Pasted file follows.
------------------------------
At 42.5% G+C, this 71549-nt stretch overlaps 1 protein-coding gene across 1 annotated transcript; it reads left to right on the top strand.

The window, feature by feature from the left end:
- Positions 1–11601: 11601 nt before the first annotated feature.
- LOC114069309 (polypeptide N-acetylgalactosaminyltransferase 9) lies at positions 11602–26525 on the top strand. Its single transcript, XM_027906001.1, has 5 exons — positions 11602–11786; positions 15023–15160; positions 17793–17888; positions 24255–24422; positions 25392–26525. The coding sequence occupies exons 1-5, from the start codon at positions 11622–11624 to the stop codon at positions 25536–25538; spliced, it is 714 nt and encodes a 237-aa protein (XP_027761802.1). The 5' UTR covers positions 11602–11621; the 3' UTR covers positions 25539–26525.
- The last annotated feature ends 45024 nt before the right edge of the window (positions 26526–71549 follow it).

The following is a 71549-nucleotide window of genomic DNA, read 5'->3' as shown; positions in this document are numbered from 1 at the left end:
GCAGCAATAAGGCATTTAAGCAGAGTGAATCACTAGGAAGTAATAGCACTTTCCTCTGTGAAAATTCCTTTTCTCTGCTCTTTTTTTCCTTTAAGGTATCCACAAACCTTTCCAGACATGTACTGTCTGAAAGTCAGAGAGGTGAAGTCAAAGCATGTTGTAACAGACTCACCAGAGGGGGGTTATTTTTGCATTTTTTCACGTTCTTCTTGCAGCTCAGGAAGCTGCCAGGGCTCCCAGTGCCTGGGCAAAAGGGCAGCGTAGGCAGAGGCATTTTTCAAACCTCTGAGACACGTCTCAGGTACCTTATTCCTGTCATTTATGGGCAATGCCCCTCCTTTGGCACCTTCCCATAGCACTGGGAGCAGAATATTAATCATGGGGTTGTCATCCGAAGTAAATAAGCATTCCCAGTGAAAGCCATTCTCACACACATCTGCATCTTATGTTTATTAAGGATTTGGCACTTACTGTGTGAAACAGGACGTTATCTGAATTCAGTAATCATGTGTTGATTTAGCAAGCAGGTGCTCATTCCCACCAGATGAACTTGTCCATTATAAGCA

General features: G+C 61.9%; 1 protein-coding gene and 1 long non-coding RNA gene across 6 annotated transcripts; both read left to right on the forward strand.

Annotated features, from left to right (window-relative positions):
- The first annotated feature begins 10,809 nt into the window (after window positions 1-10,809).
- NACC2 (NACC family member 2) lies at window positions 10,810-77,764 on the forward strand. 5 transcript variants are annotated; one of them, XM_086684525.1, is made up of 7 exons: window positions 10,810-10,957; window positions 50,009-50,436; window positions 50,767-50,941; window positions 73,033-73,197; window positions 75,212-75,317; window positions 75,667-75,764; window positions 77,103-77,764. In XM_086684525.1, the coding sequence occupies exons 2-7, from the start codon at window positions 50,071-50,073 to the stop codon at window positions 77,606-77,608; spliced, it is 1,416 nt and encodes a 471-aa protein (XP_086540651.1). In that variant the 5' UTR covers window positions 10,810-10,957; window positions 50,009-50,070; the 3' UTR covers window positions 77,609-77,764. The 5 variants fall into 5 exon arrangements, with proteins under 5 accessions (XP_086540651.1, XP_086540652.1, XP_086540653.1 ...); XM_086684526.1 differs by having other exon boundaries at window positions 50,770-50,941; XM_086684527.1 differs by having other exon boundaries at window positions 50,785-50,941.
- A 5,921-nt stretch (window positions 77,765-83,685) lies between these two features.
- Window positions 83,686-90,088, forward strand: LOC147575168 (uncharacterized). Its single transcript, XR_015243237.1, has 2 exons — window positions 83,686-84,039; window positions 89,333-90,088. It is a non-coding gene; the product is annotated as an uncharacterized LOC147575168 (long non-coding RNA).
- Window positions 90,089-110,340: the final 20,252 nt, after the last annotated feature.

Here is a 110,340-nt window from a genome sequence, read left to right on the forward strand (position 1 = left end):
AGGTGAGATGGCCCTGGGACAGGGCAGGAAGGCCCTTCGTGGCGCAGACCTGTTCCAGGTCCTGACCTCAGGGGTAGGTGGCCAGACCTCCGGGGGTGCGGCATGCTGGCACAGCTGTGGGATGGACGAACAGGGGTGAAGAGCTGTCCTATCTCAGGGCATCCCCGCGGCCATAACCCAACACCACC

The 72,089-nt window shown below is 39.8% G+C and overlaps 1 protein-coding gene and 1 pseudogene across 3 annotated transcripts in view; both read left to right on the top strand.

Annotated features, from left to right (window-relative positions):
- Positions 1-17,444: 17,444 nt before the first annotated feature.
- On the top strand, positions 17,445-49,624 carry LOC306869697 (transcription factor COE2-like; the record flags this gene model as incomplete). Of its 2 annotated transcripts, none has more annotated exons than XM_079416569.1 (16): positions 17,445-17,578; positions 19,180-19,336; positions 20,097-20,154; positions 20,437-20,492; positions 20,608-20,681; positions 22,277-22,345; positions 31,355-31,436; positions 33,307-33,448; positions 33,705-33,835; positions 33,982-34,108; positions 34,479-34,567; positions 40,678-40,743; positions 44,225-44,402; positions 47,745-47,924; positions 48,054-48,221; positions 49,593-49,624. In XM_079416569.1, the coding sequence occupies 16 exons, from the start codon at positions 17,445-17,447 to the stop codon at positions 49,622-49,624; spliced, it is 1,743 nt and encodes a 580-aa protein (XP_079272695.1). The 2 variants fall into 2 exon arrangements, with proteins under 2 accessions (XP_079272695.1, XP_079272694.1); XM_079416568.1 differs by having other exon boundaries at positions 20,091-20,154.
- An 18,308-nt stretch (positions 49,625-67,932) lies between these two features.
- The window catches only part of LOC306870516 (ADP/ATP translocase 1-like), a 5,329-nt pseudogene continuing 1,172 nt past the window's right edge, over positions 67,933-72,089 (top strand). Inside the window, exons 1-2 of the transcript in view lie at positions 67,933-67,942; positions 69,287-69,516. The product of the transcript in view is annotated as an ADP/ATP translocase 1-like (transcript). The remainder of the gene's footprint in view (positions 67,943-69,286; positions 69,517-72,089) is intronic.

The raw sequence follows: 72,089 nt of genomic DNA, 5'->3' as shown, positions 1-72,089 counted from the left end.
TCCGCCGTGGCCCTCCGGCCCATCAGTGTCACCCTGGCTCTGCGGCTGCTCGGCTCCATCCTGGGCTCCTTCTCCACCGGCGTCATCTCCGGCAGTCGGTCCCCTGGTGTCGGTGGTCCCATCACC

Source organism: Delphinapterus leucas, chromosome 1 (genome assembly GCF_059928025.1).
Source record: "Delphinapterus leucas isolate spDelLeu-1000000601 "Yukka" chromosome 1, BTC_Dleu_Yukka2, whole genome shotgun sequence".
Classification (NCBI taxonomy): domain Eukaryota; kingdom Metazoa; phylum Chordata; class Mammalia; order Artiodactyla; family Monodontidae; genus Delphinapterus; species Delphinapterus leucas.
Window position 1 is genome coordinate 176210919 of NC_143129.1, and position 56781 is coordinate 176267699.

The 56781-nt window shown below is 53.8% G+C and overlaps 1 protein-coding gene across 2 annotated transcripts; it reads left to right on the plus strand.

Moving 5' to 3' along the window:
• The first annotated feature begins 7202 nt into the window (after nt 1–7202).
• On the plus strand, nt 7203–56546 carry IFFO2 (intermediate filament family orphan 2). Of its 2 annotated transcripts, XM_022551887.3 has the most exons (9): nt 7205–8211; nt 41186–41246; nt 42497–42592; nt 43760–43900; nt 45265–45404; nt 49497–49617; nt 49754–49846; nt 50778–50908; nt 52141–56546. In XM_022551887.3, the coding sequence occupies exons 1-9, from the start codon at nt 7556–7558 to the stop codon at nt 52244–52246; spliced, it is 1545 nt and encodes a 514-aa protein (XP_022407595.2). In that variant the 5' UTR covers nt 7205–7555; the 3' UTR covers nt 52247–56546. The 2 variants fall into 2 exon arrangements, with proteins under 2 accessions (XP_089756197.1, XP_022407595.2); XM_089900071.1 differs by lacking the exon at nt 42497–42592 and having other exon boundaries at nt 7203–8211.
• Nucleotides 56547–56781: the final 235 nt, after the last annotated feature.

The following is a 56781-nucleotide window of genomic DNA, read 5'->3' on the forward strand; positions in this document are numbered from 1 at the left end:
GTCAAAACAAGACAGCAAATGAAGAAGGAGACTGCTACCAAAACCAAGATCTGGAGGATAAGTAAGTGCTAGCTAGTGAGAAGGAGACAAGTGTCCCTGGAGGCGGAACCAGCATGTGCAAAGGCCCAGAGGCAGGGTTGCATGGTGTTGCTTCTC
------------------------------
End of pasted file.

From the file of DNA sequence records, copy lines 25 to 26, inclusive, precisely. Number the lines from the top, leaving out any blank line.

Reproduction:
Source organism: Delphinapterus leucas, chromosome 1 (genome assembly GCF_059928025.1).
Source record: "Delphinapterus leucas isolate spDelLeu-1000000601 "Yukka" chromosome 1, BTC_Dleu_Yukka2, whole genome shotgun sequence".